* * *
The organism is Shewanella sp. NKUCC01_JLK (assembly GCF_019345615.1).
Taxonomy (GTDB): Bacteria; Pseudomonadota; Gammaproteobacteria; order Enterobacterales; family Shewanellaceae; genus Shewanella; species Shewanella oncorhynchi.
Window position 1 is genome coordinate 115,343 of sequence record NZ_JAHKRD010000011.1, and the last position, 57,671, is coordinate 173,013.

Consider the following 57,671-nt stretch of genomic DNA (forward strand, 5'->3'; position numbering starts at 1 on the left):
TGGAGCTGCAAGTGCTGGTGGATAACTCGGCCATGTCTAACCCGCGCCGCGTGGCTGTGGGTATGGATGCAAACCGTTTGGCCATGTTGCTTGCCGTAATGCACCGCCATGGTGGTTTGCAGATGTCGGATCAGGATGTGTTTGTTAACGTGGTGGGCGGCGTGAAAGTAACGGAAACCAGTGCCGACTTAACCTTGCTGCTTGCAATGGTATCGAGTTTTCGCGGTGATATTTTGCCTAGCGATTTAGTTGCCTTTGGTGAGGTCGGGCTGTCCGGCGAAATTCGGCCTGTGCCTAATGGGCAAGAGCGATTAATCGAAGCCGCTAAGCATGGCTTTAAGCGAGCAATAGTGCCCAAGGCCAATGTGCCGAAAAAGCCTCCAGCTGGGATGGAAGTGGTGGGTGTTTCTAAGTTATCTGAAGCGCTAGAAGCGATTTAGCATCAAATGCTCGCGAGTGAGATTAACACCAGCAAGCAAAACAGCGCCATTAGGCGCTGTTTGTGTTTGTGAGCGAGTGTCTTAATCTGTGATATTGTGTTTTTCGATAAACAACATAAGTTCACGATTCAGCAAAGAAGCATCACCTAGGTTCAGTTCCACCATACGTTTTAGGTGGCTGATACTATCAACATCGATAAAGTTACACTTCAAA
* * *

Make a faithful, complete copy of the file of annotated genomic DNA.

The organism is Shewanella sp. NKUCC01_JLK (assembly GCF_019345615.1).
Taxonomy (GTDB): Bacteria; Pseudomonadota; Gammaproteobacteria; order Enterobacterales; family Shewanellaceae; genus Shewanella; species Shewanella oncorhynchi.
Window position 1 is genome coordinate 115,343 of sequence record NZ_JAHKRD010000011.1, and the last position, 57,671, is coordinate 173,013.

Consider the following 57,671-nt stretch of genomic DNA (forward strand, 5'->3'; position numbering starts at 1 on the left):
TGGAGCTGCAAGTGCTGGTGGATAACTCGGCCATGTCTAACCCGCGCCGCGTGGCTGTGGGTATGGATGCAAACCGTTTGGCCATGTTGCTTGCCGTAATGCACCGCCATGGTGGTTTGCAGATGTCGGATCAGGATGTGTTTGTTAACGTGGTGGGCGGCGTGAAAGTAACGGAAACCAGTGCCGACTTAACCTTGCTGCTTGCAATGGTATCGAGTTTTCGCGGTGATATTTTGCCTAGCGATTTAGTTGCCTTTGGTGAGGTCGGGCTGTCCGGCGAAATTCGGCCTGTGCCTAATGGGCAAGAGCGATTAATCGAAGCCGCTAAGCATGGCTTTAAGCGAGCAATAGTGCCCAAGGCCAATGTGCCGAAAAAGCCTCCAGCTGGGATGGAAGTGGTGGGTGTTTCTAAGTTATCTGAAGCGCTAGAAGCGATTTAGCATCAAATGCTCGCGAGTGAGATTAACACCAGCAAGCAAAACAGCGCCATTAGGCGCTGTTTGTGTTTGTGAGCGAGTGTCTTAATCTGTGATATTGTGTTTTTCGATAAACAACATAAGTTCACGATTCAGCAAAGAAGCATCACCTAGGTTCAGTTCCACCATACGTTTTAGGTGGCTGATACTATCAACATCGATAAAGTTACACTTCAAA